Tuesday, April 17, 2001

'Lady' Draws a Crowd

By Morgan Lee
Journal Staff Writer

In three-minute speeches, focus groups and group prayers, New Mexico residents broadcast their opinions Monday about a state museum exhibiting "Our Lady," an image of the Virgin Mary in a bathing suit of rose petals.

Deacon Anthony Trujillo of Our Lady of Guadalupe Parish of Santa Fe opened the daylong forum with a plea for Museum of New Mexico regents to remove the photo collage by California artist Alma López, prompting complaints that no "keynote" speech was allowed for proponents of keeping the artwork in place.

"Who authorized this offense on faith?" asked Trujillo, who helped design the format for the meeting with city of Santa Fe officials and the museum administration. "Who authorized this offense on nuestra raza (our race)?"

Trujillo's opening speech included a rallying cry for the faithful.

"We're not the powerful; we're not the rich. We do not belong to museum boards and philanthropic communities," Trujillo said. "We're simply the people who have a strong belief in Our Lady."

Deacon Trujillo's cousin Marion C. Martinez is one of four female artists featured in the "Cyber Arte" show that includes "Our Lady." She urged the Museum of New Mexico to resist compromising the artistic integrity of the show of devotional art.

Tom Wilson, Museum of New Mexico executive director, opened the meeting with a plea for tolerance, only to be heavily criticized later by members of the audience who took to the microphone.

Wilson had apologized last week to Archbishop Michael Sheehan and others who may have been offended by "Our Lady" but did not move toward removing it.

"(Wilson) reminds me of a person who beats their spouse, apologizes and continues their abuse," said Mardell Trujillo of Santa Fe, a florist who belongs to Our Lady of Guadalupe Parish.

People clutched numbered cards and waited hours for their turn to speak to a crowd that nearly filled the 1,200-seat hall to capacity in the morning and trickled away to half the size by afternoon.

Middle school and high school students signed out from classes to attend and address the crowd on an issue that has divided New Mexicans, Santa Feans and even family members.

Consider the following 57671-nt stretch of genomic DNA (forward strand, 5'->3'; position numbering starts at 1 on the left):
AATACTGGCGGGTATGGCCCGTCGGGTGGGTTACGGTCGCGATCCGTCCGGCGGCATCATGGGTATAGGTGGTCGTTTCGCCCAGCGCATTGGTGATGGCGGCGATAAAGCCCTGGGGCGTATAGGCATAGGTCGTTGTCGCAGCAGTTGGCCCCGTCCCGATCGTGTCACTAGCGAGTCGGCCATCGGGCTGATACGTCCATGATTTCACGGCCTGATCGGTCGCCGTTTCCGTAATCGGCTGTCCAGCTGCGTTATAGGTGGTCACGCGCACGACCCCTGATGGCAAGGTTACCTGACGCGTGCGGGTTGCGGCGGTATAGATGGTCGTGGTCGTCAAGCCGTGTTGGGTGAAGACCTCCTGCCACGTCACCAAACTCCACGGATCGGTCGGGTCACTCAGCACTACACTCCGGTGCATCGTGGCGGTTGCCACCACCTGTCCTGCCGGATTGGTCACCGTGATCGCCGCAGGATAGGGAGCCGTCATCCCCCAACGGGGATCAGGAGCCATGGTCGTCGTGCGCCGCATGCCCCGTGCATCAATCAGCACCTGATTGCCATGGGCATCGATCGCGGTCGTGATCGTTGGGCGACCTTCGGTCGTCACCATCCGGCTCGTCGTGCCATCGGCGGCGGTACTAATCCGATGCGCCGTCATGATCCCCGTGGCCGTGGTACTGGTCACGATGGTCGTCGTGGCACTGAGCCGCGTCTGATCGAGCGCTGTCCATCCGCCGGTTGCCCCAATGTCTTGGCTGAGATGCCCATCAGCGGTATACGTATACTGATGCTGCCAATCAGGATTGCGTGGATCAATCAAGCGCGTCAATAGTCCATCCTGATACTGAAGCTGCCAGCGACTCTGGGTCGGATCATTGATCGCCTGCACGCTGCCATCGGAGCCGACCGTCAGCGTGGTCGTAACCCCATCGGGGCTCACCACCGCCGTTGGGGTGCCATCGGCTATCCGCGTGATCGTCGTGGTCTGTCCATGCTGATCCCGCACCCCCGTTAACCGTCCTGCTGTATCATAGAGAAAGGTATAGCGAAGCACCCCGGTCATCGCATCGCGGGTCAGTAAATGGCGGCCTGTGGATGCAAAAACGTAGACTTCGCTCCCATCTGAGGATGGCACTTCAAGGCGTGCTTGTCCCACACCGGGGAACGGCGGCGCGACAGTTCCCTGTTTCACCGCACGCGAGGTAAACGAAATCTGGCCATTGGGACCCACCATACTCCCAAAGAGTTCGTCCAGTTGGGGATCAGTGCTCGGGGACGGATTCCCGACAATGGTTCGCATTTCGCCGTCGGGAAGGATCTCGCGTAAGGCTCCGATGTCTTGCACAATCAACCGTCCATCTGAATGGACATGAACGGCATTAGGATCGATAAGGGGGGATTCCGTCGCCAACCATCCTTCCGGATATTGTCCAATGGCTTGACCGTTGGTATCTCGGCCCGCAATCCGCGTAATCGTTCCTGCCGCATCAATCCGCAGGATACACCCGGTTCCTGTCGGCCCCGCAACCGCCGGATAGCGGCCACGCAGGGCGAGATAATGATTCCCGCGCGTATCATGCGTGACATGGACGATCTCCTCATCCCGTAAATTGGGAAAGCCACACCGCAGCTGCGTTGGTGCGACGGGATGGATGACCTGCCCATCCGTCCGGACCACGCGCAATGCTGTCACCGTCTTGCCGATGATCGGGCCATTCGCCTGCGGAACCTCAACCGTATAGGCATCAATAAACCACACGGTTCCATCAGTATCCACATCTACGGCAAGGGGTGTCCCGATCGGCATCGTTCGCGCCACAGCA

"Our Lady" critics and defenders of free speech issued dueling Bible quotes; speakers led group prayer from the podium or led chants of "Take it down!"

Natalie Fitz-Gerald of Santa Fe recalled her youth under oppressive speech restrictions in South Africa, urging the museum regents to keep "Our Lady" on display in defense of freedom of speech and artistic expression.

An art collector and philanthropist, Fitz-Gerald has been a member for eight years of the board of directors at the Brooklyn Museum of Art in New York. That museum resisted calls by Catholic leaders and Mayor Rudolph Giuliani to remove a depiction of the Virgin Mary smeared in elephant dung.

Fitz-Gerald said: "I urge all of you to realize how lucky you are when you have this extraordinary freedom."

The museum regents are not likely to make any decision for more than a month. In accordance with written museum policies, a nine-member Sensitive Materials Committee must first request to remove the work.

Appeals to the committee's decisions are made to Wilson and then the regents, with 30-day deadlines in between.

Several speakers during the open-microphone session objected to the museum spending tax dollars to display "Our Lady."

"We insist that taxes be spent in a morally correct way, and this certainly is not morally correct," said Sandra Jiron, who identified herself as a member of Santa Cruz de La Cañada Parish outside of Española.

Pastor Terry Brennan of Holy Trinity Parish of Arroyo Seco urged the museum to remove "Our Lady," using as an example of sensitive restraint a recent decision by Wal-Mart to not sell a book about Timothy McVeigh, the Oklahoma City bomber. He compared the museum treatment of the Virgin of Guadalupe to a sports team callously using Indian mascots.

"I do not need state funds to deconstruct my church," Brennan said.

Speeches that followed Deacon Trujillo's were limited to three minutes, with the microphone often turned off in midsentence.

Four out of seven regents from the Museum of New Mexico were present so that comments from the meeting would become part of the public record and the basis for later decisions by the museum.

Several uniformed police officers stood guard at entrances.

Retired University of New Mexico professor Ida Carrillo said the police made her feel uncomfortable.

"These are our weapons," she said, clutching a string of rosary beads, a tiny cross hung from her neck.

Many visitors to the forum posted their comments on a wall reserved for notes of opinion. One person chastised the Museum of New Mexico and artist López.

"Alma, your soul is a high price to pay for money, recognition and attention," one person wrote anonymously.ss

Copyright 2001 Albuquerque Journal